LONDON - World oil prices were mixed on Wednesday as traders looked ahead to an uncertain outcome to OPEC's latest production meeting.
OPEC member nations were at odds on Wednesday over whether to cut the cartel's oil output to help firm crude prices that have tumbled this year on weak demand, over-supplies and the eurozone debt crisis. The OPEC, which supplies about one third of global oil, was to hold a regular ministerial meeting in Vienna on Thursday following a 25pc slump in crude prices since March.
The International Energy Agency, which represents oil consuming countries, said on Wednesday that the eurozone sovereign debt crisis, China's economic slowdown and high energy supplies combined to depress crude prices in May.
But it warned that energy costs remained historically high, crimping growth.
The IEA also cut its 2012 global demand forecast to 89.9 million barrels per day from the 90 mbpd given in its previous monthly report.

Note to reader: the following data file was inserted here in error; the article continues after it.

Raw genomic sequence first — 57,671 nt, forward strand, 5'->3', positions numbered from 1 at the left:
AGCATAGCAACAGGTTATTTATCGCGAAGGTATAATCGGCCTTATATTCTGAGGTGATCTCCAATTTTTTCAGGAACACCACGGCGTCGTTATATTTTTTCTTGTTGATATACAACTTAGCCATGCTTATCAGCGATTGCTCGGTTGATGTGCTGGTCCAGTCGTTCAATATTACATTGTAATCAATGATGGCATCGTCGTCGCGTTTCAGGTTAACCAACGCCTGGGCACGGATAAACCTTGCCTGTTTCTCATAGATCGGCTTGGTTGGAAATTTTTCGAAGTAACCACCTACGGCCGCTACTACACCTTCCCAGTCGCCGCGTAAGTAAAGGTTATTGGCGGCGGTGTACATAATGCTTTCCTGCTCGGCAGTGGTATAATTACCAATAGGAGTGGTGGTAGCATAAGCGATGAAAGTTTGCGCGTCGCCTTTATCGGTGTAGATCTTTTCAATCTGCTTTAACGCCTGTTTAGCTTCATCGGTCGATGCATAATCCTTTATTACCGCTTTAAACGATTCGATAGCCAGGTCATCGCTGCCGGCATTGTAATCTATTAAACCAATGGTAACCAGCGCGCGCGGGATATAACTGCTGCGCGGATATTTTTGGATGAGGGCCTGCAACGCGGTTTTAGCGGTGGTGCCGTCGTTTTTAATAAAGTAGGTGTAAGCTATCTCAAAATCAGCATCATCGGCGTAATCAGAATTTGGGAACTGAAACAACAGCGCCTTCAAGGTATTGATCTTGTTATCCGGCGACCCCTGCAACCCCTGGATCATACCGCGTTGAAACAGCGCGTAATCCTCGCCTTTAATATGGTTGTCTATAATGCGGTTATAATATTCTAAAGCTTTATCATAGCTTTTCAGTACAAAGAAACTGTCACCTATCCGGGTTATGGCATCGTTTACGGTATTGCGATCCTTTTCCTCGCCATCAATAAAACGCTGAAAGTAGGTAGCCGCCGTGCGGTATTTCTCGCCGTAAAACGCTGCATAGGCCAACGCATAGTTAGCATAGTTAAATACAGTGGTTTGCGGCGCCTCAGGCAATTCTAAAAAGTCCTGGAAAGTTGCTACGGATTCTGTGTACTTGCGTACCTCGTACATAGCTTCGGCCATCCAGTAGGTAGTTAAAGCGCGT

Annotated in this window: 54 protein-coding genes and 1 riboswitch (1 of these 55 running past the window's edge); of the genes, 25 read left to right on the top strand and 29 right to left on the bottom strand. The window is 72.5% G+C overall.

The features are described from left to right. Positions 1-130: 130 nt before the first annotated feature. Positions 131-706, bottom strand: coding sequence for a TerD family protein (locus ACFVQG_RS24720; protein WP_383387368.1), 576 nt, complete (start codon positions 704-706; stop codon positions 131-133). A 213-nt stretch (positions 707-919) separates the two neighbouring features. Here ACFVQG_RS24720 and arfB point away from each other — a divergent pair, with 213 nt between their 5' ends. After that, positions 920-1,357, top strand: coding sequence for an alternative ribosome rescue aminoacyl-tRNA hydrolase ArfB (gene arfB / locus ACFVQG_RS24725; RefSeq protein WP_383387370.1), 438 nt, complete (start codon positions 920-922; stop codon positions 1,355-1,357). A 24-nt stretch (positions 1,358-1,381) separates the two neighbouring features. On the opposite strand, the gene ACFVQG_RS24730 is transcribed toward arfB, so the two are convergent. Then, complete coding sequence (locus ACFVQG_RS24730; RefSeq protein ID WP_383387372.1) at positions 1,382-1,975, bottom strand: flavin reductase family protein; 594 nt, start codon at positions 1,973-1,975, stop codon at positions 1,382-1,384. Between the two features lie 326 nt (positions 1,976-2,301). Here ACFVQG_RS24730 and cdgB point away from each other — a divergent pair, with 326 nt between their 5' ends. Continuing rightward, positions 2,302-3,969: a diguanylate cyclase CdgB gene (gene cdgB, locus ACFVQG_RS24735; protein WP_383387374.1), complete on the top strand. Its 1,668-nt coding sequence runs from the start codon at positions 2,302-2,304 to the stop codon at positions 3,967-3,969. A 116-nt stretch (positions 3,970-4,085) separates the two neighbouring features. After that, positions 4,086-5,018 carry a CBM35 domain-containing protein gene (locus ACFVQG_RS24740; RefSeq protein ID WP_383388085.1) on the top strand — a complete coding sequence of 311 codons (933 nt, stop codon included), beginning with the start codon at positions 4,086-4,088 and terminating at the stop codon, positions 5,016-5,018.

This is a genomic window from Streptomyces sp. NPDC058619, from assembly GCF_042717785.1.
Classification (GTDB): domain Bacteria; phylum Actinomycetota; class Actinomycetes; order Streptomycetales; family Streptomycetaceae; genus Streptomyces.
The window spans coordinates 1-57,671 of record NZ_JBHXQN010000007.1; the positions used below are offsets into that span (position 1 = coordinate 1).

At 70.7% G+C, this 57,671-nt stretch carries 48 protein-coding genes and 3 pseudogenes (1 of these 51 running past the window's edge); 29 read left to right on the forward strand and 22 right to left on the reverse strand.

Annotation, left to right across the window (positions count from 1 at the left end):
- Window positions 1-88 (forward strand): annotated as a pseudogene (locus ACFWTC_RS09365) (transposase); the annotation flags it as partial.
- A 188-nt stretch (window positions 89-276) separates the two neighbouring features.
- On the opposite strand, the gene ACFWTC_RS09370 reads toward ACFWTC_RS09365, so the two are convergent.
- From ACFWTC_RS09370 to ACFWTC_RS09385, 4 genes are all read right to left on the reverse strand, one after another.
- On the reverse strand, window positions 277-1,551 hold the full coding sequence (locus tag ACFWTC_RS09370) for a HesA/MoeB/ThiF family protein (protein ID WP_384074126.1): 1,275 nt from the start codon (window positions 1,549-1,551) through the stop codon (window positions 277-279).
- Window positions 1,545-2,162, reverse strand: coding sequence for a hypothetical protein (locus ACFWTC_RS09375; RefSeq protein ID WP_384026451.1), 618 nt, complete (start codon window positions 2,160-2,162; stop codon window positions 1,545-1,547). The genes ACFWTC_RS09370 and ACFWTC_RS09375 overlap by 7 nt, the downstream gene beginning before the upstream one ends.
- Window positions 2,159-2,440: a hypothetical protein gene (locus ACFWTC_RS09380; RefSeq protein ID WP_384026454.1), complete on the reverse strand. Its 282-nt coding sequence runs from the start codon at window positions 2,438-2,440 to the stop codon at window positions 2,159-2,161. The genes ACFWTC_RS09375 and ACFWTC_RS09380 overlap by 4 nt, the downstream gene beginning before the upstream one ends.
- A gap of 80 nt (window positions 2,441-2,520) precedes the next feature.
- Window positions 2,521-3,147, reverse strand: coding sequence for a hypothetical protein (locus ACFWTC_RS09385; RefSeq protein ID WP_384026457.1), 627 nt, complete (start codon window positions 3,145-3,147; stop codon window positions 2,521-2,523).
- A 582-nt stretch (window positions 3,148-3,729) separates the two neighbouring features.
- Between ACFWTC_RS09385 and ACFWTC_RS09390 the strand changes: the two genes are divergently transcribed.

Meanwhile Iran said its looming oil embargo, related to the country's controversial nuclear programme, would destabilise the global oil market.
"Unfortunately the issue of imposing sanctions ... is being considered by Europe," Iranian Oil Minister Rostam Qasemi said on Wednesday in Vienna.
"This politically-motivated approach will damage the stability of both the oil market and the world economy," said Qasemi, who represents OPEC's second biggest crude producer after Saudi Arabia.
"Unilaterally imposing sanctions as a means to attain a political objective are imposing constraints on the oil industry. This will result in an unstable oil market and ultimately lead to a sharp swing (higher) in the price of oil," he added.
The European Union was preparing to impose an oil embargo on Iran on July 1, unless diplomatic talks over its disputed nuclear programme saw progress.
Western countries and Israel believe Iran is trying to develop a nuclear bomb under cover of its civilian programme but Tehran insists its purpose is merely peaceful.